The Omelet Station


This weekend was my not-exactly-annual BYOP (bring your own pumpkin) Party and it was a little different than the other’s I’ve hosted in the past. For one thing, it was ON Halloween instead of the weekend before (the reason being that carved pumpkins don’t last that long down here in Florida’s humidity) and it was held in the morning to allow guests plenty of time for other gatherings that evening or trick-or-treating.

Which meant, of course, that the meal changed from dinner to brunch–something I’ve not served to a group in quite some time.

I contemplating how to serve eggs (buffet eggs can become rubbery or unpleasant as they sit plus the fact that eggs + aluminum (as in the disposable steam trays) = green eggs and, while I enjoy Dr Seuss, I tend not to disguise my food on most occasions). Enter the grill.

Grilled eggs? Not exactly. At our housewarming party this June we’d been gifted a lovely gas grill that came with a side burner. Do you see where this is going? We used the grill to hold various add-ins (diced bell peppers, mushrooms, bacon, salsa, green onions, ham and cheese) and created a satellite omelet station as part of the buffet. Allowing 2 eggs per person (plenty for an 8″ pan) plus a little milk (water can result in fluffier eggs but they can also end up watery and tasteless–I prefer to use fat free milk which adds a little more flavor), I cracked and beat enough eggs for the party and then placed them into an easy-pour 2 qt container which was kept in a cooler of ice below the burner.

Our Omelet Station Set-Up

Our Omelet Station Set-Up

Some other tips if you’d like to replicate this for your own party:

1) Remove the knobs from the main grill to prevent any accidental flare-ups.
2) Place a baking sheet on the grill to hold your mix-ins and cover it with a tea towel or large napkins–even the cleanest grill still looks like a grill: dress it up a bit.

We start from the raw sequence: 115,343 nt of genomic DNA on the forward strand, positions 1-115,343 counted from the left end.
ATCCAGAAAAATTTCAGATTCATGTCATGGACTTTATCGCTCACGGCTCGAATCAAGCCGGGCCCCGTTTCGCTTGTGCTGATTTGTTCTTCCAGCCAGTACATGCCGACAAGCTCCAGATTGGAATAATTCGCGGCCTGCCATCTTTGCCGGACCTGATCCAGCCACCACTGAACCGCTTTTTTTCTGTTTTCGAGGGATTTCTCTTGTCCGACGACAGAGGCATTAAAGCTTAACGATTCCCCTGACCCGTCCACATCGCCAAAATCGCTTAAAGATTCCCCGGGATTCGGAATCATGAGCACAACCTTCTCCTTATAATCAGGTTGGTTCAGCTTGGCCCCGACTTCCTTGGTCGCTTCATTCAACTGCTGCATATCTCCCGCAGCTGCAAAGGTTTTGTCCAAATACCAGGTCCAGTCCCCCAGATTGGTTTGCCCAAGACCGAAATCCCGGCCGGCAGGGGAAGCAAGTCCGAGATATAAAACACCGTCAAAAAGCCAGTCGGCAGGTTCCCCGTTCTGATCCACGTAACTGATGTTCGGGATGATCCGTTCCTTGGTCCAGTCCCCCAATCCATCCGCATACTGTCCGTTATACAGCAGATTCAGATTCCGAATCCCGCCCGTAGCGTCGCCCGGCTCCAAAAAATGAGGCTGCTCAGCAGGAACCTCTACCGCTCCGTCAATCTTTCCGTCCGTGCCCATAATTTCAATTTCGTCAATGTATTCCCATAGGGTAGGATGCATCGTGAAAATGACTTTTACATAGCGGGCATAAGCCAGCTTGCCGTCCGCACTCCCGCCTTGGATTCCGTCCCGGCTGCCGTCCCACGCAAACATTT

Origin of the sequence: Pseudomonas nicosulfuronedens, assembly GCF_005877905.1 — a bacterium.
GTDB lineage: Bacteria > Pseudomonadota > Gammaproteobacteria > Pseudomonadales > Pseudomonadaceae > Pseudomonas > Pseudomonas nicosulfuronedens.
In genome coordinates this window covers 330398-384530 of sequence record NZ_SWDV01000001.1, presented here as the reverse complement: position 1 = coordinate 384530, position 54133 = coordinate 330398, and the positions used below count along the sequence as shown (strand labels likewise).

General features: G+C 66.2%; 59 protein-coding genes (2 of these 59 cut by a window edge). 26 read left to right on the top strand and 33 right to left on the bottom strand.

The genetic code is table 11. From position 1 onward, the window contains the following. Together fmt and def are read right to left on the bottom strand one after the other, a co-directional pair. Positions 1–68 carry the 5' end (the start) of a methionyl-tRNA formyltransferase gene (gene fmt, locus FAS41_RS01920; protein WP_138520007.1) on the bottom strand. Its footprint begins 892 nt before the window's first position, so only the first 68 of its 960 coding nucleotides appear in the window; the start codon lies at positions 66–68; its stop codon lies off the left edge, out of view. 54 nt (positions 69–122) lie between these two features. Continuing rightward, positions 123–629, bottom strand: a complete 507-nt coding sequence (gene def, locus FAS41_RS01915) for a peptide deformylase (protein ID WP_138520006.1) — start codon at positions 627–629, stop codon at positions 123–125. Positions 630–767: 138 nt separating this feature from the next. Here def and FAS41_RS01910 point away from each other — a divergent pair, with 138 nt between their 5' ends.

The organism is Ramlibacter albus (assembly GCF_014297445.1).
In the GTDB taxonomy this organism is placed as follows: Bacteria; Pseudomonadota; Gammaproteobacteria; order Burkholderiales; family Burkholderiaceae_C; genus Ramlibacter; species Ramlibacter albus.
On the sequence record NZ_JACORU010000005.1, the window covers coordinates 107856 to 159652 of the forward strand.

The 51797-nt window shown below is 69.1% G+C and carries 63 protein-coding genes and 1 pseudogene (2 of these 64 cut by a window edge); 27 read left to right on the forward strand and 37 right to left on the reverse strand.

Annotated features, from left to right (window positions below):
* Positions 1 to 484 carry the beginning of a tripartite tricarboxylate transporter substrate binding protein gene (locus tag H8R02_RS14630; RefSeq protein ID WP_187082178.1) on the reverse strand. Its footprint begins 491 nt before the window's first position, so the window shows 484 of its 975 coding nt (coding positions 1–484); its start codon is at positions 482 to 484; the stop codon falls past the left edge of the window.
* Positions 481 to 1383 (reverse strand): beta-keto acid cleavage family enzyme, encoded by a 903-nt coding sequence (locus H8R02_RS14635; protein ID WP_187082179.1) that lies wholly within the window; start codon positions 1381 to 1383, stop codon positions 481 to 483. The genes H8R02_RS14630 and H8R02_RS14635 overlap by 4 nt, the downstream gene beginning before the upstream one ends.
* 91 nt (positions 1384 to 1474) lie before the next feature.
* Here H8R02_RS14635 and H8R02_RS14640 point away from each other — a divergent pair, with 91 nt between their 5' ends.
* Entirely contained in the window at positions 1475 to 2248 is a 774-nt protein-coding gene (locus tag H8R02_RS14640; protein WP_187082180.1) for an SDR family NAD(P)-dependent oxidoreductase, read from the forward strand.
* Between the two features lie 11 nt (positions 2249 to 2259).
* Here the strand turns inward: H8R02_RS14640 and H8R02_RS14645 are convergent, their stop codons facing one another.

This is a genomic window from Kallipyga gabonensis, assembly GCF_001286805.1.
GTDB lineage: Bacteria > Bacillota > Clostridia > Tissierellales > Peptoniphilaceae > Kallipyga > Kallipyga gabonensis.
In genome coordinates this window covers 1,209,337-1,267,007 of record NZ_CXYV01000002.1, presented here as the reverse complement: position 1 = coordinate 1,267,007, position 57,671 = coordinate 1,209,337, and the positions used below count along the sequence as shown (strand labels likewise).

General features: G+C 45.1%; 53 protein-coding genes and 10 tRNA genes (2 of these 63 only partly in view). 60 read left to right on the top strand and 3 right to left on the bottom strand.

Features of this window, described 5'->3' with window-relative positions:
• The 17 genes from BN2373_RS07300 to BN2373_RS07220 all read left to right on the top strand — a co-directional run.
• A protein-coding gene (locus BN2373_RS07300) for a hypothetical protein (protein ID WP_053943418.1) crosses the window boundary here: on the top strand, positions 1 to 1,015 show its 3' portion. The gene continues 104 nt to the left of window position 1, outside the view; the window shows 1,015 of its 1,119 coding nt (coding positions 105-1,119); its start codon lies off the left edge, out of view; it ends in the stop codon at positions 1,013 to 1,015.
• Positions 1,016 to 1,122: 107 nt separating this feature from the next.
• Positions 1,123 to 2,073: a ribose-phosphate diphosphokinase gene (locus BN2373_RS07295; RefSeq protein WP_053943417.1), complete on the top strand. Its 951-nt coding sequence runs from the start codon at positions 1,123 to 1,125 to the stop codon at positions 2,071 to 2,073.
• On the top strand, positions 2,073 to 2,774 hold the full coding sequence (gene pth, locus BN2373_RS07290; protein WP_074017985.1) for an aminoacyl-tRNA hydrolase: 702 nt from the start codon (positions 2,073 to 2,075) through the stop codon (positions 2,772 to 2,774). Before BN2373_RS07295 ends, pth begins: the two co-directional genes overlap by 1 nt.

3) Make sure there’s a spoon or tongs for each ingredient option as well as a spatula.
4) Non-stick pans are great, but a little cooking spray (kept on the opposite side from the open flame) never hurts.
5) Have 2 pans available in case there’s an accident with one and it needs cleaning, the spare keeps the line moving.

As I was beating those eggs before the party I wondered would anyone really want to make their own breakfast? Granted, I had both quiche (broccoli-Swiss) and hash brown casserole (with 2 types of sausage, eggs and cheddar cheese) on the main buffet, so it’s not like they had to, but I was surprised how many people did partake of the do-it-yourself egg station. Definitely something I’ll keep in mind.

It also occurs to me that it would make an excellent pasta station with the same setup. Have a large bowl of pasta pre-cooked and oiled at the ready (bowtie, penne or rotini–something easily scooped up) with a variety of mix-ins (blanched veggies and pre-cooked meats, all cut to a uniform size) and a trio of sauce variations (garlic-butter, marinara and Alfredo?). Guests could then make their own selections, give them a quick toss in the frying pan to heat up and have just the supper they want.

No such gas grill? Check out the camping section of your local sporting goods or discount store for a camp stove and can of fuel. Same results without the grill-sized footprint.

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